Well, actually it ate my mom’s chicken. As part of my research project to see where our birds are going, over last few days I have had the mist-nets close to the house. This morning, at 5:15am, still without my caffeine fix, I wondered outside into the fine mist of a grey sky.
Fifteen minutes later I was wondering back up the track to the house when I got a prickling sensation up the back of my neck. Striding out in front of me were fresh tracks of a large male leopard. Fresh because the light rain from earlier had not yet dulled the sharpness of their outline in the soft sand. I glanced around to see if in fact the tracks lay over mine from a few minutes earlier, but I had followed a different line down the road.
Up ahead, towards the houses, Cape Bulbuls and a Common Fiscal were rattling an alarm. Was it due to Rania, the housecat, I had seen earlier? Or was it due to something larger?
I cautiously headed up through the garden, looking around expecting at anytime to see the spotted flank of our top predator hiding in a bush. But as I approached the Agapanthus stand at the base of our massive Belumbra tree where a chicken had hatched 9 chicks the previous week, I realised the grass was littered with feathers.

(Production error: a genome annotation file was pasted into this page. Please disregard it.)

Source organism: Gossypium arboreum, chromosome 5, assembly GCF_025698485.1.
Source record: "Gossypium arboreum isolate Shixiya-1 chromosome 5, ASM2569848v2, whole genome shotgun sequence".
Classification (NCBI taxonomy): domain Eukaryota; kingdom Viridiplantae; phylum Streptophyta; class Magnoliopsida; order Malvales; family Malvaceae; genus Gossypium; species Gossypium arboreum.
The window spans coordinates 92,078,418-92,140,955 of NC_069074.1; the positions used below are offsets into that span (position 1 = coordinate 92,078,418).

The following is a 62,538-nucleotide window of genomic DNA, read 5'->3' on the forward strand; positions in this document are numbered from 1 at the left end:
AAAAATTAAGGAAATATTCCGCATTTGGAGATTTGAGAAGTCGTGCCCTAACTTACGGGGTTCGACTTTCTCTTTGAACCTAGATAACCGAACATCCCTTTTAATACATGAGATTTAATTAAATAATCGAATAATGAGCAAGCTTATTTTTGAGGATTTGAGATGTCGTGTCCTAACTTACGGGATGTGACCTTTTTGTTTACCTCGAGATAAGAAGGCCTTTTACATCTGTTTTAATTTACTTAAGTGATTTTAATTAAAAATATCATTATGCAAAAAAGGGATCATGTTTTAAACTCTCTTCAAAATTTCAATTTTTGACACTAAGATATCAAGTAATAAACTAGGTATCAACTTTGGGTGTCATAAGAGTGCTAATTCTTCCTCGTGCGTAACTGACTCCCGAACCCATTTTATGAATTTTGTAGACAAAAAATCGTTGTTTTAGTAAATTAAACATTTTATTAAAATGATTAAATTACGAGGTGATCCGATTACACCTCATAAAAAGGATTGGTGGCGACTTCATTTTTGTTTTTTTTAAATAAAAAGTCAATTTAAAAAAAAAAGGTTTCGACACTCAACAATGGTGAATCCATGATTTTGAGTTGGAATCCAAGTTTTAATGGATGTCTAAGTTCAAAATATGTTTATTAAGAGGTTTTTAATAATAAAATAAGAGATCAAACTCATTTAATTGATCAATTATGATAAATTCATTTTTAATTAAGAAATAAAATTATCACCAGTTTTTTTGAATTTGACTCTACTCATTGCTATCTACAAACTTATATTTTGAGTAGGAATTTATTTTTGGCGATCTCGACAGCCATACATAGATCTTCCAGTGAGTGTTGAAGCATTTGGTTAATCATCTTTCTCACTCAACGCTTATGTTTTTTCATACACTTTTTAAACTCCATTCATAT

Now, instead of wild bird alarm calls, there was an ominous silence. No little peeping noises from fluffy chicks could be heard. I envisaged the leopard pouncing on the despairing fluffed up mother hen, and then swallowing helpless baby chicks. I followed the feather trail to the edge of the garden and it disappeared into the rocky hillock at the back. I did not wish to follow any further, not wanting to come into contact with him in close confines on the rocky slope. As I headed back to the house, skirting the koppie, my eyes kept searching the rocks and bushes in vain for a sight of the sleek, spotted coat that does so fine a job of hiding our elusive predator.
On a brighter note, half an hour later once the rest of the chickens had been released from their secure room, from various bushes around the garden tiny peeps of hiding chicks could be heard, and most of the cute little orphans were recovered.
That is the first time we have had the leopard move past so close to the houses. We’ll definitely move around at night a bit more cautiously from now on.
|The culprit left his fingerprints on the driveway|
|One of the leopards of Blue Hill Nature Reserve, maybe looking for chickens|